We all know that a healthy lifestyle involves regular exercise and nutritious food, But what about prolonged sitting? A sedentary lifestyle could be equally harmful to our health and well-being if we’re not careful. In this article, our exercise physiologists in Hurstville will provide insights on how sitting too much affects Australians’ health, the risks, and some tips on staying active and healthy.
Why is prolonged sitting as harmful as smoking?
Sitting is the new smoking, linked to various health issues these days. Research has shown that a sedentary lifestyle can increase your risk of heart disease, obesity, diabetes and certain types of cancer.(1) It is also associated with an increased risk of depression and premature death.(1)
In connection above, there are many reasons why Australians could be sitting too much, from long work hours and desk jobs to spending time on digital devices. It’s essential to understand the effects of a sedentary lifestyle so we could take steps to be healthier and more active.
What does a sedentary lifestyle mean?
A sedentary lifestyle is defined by sitting for long periods without physical activity. This could include working in an office, watching TV, using a computer or phone for extended periods, or engaging in other activities that don’t involve movement. Adults in Australia are recommended to engage in at least 3 hours of physical activity per day.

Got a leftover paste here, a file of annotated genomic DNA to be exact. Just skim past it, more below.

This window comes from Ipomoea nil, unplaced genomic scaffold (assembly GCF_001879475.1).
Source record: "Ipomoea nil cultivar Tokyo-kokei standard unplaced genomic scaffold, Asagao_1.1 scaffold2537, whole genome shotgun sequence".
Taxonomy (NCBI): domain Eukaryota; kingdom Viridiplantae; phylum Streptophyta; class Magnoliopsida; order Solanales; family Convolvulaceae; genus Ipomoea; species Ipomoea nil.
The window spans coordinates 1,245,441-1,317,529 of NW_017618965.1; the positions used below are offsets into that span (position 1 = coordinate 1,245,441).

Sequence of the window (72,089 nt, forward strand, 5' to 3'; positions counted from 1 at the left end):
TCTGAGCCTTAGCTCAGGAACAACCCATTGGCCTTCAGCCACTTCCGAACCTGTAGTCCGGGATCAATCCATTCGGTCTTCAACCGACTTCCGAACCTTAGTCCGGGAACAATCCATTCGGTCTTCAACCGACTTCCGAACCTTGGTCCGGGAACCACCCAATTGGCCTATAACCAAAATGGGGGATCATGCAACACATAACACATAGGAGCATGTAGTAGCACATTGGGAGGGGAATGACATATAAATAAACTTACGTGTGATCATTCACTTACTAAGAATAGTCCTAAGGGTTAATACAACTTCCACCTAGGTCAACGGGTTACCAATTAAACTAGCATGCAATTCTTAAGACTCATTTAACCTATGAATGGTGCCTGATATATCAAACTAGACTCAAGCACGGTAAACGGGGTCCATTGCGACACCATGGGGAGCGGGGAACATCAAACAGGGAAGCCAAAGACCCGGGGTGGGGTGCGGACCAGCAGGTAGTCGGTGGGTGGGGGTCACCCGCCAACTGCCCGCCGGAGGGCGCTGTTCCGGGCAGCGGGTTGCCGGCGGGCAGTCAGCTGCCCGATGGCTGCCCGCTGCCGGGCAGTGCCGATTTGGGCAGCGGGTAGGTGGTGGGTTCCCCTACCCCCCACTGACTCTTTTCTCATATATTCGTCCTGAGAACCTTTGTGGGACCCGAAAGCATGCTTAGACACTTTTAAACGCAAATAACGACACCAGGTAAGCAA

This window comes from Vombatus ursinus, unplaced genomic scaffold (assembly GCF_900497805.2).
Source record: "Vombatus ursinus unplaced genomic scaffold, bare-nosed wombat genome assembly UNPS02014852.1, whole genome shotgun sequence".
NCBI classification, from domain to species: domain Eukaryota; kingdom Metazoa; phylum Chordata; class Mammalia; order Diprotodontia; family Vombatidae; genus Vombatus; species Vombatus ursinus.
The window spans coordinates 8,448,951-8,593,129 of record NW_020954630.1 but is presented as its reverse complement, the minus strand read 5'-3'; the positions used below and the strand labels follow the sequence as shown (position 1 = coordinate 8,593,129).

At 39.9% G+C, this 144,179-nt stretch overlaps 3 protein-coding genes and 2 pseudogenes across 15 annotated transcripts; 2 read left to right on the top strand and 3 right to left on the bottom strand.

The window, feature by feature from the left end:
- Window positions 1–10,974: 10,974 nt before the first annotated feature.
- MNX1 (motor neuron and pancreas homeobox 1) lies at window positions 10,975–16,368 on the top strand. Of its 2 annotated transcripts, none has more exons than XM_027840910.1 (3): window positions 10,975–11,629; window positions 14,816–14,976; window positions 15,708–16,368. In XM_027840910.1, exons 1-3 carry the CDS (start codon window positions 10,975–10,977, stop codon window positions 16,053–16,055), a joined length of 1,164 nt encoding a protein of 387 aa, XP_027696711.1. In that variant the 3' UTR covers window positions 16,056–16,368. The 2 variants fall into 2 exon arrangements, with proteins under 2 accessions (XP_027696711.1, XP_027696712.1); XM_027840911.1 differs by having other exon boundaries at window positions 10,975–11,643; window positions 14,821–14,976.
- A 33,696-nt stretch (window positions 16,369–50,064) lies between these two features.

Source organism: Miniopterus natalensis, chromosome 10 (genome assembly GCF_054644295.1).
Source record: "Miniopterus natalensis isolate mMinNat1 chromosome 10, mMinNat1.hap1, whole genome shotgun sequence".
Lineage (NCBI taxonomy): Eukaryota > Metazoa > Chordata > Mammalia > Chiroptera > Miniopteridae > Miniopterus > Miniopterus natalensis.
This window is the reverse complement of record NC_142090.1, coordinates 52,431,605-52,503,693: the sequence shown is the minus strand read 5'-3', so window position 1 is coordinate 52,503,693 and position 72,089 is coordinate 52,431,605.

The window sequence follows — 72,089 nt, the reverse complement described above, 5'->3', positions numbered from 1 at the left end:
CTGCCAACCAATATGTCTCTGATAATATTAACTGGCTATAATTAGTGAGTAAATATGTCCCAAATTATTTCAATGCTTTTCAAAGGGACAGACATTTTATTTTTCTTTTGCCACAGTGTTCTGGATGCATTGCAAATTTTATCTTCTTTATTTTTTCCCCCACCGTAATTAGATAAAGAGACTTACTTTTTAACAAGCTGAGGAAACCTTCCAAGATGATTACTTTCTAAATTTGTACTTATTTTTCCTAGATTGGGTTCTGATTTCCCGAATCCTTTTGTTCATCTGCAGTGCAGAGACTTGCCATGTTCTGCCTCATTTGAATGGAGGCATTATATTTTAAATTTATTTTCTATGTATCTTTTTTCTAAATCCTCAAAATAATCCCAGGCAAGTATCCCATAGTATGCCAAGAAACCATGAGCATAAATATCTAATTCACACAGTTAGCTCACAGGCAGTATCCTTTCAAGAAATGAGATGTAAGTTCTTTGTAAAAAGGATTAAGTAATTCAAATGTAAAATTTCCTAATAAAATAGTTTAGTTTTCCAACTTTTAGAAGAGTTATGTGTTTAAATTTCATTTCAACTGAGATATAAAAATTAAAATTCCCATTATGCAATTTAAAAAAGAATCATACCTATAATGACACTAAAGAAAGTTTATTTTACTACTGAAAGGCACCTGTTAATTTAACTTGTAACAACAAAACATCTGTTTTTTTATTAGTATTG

Is prolonged sitting worse than smoking?
Some studies have linked prolonged sitting with an increased possibility of all-cause fatalities, even in otherwise healthy people.(2) For instance, the Heart Foundation’s 2018 study found that 82% of individuals with blood clots primarily sat for long periods.
According to the Better Health Channel, nearly half of working people are estimated to spend a majority of their workday sitting.
This takes us to a discussion of the dangers and risks associated with prolonged sitting, which we will delve into.
Health Effects of Prolonged Sitting
A sedentary lifestyle is linked to numerous health issues. These are the most common risks associated with sitting too much:
- Increased risk of obesity – Sitting for extended periods could lead to increased calorie intake and decreased physical activity, resulting in weight gain or obesity.